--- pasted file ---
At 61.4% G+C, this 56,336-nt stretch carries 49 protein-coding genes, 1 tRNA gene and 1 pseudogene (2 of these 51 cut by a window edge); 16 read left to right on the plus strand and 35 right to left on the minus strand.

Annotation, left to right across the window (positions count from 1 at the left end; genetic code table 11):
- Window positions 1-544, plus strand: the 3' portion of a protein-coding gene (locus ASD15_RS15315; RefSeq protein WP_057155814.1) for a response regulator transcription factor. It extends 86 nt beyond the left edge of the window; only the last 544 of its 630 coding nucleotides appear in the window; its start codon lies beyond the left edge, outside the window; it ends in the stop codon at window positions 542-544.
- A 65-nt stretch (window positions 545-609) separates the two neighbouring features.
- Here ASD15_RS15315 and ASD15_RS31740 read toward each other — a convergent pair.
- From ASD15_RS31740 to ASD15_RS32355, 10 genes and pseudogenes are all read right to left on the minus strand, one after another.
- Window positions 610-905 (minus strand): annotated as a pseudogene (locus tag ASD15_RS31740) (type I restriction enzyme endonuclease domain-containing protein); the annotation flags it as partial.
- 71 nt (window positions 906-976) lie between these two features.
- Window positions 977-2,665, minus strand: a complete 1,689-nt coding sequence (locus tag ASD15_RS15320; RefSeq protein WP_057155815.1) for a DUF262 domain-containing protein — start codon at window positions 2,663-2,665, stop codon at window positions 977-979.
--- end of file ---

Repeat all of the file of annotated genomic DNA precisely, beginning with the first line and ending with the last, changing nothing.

At 61.4% G+C, this 56,336-nt stretch carries 49 protein-coding genes, 1 tRNA gene and 1 pseudogene (2 of these 51 cut by a window edge); 16 read left to right on the plus strand and 35 right to left on the minus strand.

Annotation, left to right across the window (positions count from 1 at the left end; genetic code table 11):
- Window positions 1-544, plus strand: the 3' portion of a protein-coding gene (locus ASD15_RS15315; RefSeq protein WP_057155814.1) for a response regulator transcription factor. It extends 86 nt beyond the left edge of the window; only the last 544 of its 630 coding nucleotides appear in the window; its start codon lies beyond the left edge, outside the window; it ends in the stop codon at window positions 542-544.
- A 65-nt stretch (window positions 545-609) separates the two neighbouring features.
- Here ASD15_RS15315 and ASD15_RS31740 read toward each other — a convergent pair.
- From ASD15_RS31740 to ASD15_RS32355, 10 genes and pseudogenes are all read right to left on the minus strand, one after another.
- Window positions 610-905 (minus strand): annotated as a pseudogene (locus tag ASD15_RS31740) (type I restriction enzyme endonuclease domain-containing protein); the annotation flags it as partial.
- 71 nt (window positions 906-976) lie between these two features.
- Window positions 977-2,665, minus strand: a complete 1,689-nt coding sequence (locus tag ASD15_RS15320; RefSeq protein WP_057155815.1) for a DUF262 domain-containing protein — start codon at window positions 2,663-2,665, stop codon at window positions 977-979.